I was eventually able to pose the question in a way to best elicit his preference. He finally told me, if he were forced to choose, he would rather his wife stay in the same room as him. His wife woke up to hear that statement.
The circularity of my discussion ceased; the tone became straightforward, pointed. She looked at me, suddenly her eyes bright with clarity. I asked her if she wanted a breathing tube to treat her illness; she nodded no. I asked if she wanted to stay with her husband, she nodded yes. She asked me if she could see her son. I told her I was not sure if it was allowed, I apologized. She thanked me anyways. The recompense was in navigating the decision.
I documented my conversation, “DNR/DNI, no ICU transfer,” and the acute care and ICU teams wholeheartedly agreed. Conversely, there were patients who were younger, healthy, who chose to be full code. To my surprise, not everyone in the ICU agreed. I was asked several times why I spent so much time in the room with patients discussing intubation and resuscitation. “CPR in a COVID-19 patient would endanger staff and be unsuccessful,” I was informed. More than once was there mention of the scenario in Italy or the institutional guidance we have received regarding code status during “crisis.” I thought to myself, we are not in Italy, and we are not yet in crisis.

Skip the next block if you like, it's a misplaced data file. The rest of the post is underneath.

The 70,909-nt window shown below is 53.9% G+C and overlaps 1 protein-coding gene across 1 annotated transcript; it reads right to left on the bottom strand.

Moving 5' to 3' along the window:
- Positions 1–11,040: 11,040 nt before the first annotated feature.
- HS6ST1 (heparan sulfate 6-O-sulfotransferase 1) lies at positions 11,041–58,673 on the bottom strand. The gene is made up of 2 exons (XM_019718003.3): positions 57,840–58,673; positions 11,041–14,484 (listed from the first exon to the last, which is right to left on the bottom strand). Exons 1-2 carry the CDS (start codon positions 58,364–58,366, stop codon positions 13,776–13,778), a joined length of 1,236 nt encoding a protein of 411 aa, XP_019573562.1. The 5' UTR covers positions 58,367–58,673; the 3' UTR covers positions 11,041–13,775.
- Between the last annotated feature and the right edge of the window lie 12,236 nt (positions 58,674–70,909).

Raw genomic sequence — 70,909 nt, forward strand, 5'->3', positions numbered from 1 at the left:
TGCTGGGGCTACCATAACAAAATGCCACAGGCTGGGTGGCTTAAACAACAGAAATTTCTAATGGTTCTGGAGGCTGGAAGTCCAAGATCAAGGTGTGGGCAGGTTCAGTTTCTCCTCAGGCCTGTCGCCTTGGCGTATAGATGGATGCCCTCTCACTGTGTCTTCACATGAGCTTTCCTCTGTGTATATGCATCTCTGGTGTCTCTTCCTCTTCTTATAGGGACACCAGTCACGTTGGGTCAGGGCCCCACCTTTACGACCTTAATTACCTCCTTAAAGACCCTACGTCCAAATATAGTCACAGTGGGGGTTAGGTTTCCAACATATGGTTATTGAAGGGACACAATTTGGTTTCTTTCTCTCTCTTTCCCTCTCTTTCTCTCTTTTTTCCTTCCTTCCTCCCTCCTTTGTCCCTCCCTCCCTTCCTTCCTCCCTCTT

I gained insight into the collective ethos of the COVID ICU. I came to two conclusions; we need validation and perspective. First, all health care providers need our fears heard and validated. We must listen to each other, and our institutions must listen to us. Just as importantly, though, in the coming months, we must frequently reassess our perspective on the situation as a whole. This requires structured institutional responsiveness and transparency.
There can be no ambiguity in these questions: Are we in crisis mode? Does institutional need necessitate disregarding an individual’s goals-of-care? If the answer to these questions is “no,” then our approach must be an unequivocal routine standard-of-care. Our anxieties in the face of an existential threat should not color our approach to our patients, so long as resources are available. Fear cannot overshadow medical facts, curtailing our commitment to understanding our patients, and providing care suitably targeting their goals.
A time may come where we all will be required to abandon our humanistic approach to eliciting our patient’s goals-of-care in exchange for a cold, but necessary, algorithm. Let Italy serve as an example, and possibly New York. At that time, I have faith that our leaders will provide us with protocols that will make these impossible decisions for us. We will have to enact these decisions, but we will do so compassionately, though with heavy hearts. We will do so together, as a professional community, joined together by our desire to serve. Until then, we must hold on to humanity while we still can.
Jay Brahmbhatt is an internal medicine resident.